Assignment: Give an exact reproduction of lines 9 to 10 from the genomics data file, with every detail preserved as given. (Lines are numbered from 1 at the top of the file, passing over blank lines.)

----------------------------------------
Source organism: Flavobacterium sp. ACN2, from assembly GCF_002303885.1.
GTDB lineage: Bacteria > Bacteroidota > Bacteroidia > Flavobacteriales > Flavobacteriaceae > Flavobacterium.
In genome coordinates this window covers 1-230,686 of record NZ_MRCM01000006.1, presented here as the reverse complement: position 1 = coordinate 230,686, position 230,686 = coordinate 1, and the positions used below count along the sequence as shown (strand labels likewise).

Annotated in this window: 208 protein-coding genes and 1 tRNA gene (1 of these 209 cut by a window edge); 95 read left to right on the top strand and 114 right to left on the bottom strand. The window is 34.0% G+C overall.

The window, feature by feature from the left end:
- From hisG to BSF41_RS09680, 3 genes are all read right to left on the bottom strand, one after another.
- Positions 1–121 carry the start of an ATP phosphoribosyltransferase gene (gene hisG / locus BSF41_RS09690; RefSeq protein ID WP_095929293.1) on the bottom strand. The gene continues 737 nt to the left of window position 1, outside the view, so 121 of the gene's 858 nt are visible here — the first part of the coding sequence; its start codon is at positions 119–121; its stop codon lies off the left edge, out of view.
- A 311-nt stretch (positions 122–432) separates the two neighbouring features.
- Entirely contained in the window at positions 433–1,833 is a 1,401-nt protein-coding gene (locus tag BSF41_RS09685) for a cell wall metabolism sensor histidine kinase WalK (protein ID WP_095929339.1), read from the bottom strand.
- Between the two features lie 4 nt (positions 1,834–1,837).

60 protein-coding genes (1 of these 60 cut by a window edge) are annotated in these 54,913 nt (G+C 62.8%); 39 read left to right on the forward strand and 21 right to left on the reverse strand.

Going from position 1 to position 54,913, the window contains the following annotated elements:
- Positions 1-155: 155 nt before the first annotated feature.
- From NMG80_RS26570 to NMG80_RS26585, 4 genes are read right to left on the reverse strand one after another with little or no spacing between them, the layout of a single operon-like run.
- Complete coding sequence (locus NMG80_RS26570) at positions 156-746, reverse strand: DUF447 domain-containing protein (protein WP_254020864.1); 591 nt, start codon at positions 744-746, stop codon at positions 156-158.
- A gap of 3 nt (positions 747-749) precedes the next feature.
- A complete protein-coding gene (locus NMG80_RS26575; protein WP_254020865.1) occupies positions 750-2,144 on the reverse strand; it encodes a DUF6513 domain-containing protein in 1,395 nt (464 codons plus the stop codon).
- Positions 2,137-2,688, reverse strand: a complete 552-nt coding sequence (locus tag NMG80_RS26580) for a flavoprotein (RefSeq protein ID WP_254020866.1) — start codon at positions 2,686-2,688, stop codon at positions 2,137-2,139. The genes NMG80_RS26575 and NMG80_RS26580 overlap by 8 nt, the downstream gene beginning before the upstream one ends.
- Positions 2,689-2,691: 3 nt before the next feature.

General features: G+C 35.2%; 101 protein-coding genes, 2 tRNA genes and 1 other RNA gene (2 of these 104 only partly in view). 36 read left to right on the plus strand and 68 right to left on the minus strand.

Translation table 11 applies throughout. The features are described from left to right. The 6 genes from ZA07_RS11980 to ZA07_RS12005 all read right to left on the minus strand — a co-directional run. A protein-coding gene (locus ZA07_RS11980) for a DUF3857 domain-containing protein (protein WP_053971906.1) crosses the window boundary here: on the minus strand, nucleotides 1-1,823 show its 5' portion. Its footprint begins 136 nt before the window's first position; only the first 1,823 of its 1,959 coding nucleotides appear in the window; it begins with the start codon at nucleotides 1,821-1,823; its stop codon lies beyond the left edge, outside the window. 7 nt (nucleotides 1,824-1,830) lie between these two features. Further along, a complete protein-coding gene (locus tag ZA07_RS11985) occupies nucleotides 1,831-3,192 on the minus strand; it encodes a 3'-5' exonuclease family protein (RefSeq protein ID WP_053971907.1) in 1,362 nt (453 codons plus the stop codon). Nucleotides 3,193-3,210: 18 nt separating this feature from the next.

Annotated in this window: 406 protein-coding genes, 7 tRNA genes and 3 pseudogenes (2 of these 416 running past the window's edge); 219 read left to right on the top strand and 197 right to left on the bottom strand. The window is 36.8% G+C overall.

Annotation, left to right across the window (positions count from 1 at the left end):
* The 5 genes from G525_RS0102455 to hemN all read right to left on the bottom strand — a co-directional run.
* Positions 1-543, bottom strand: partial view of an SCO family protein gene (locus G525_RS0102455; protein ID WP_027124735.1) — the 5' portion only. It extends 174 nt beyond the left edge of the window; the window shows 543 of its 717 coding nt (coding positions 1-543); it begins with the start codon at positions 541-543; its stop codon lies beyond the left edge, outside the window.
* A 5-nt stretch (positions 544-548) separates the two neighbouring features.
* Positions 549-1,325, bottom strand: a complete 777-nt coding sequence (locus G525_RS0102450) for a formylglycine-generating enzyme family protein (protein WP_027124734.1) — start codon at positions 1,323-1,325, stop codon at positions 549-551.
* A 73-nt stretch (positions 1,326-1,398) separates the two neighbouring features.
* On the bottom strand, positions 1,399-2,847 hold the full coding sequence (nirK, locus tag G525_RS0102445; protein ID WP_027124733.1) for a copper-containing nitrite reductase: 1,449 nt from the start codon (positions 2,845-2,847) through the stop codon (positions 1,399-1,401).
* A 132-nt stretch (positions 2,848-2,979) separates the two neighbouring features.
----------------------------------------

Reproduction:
- Entirely contained in the window at positions 433–1,833 is a 1,401-nt protein-coding gene (locus tag BSF41_RS09685) for a cell wall metabolism sensor histidine kinase WalK (protein ID WP_095929339.1), read from the bottom strand.
- Between the two features lie 4 nt (positions 1,834–1,837).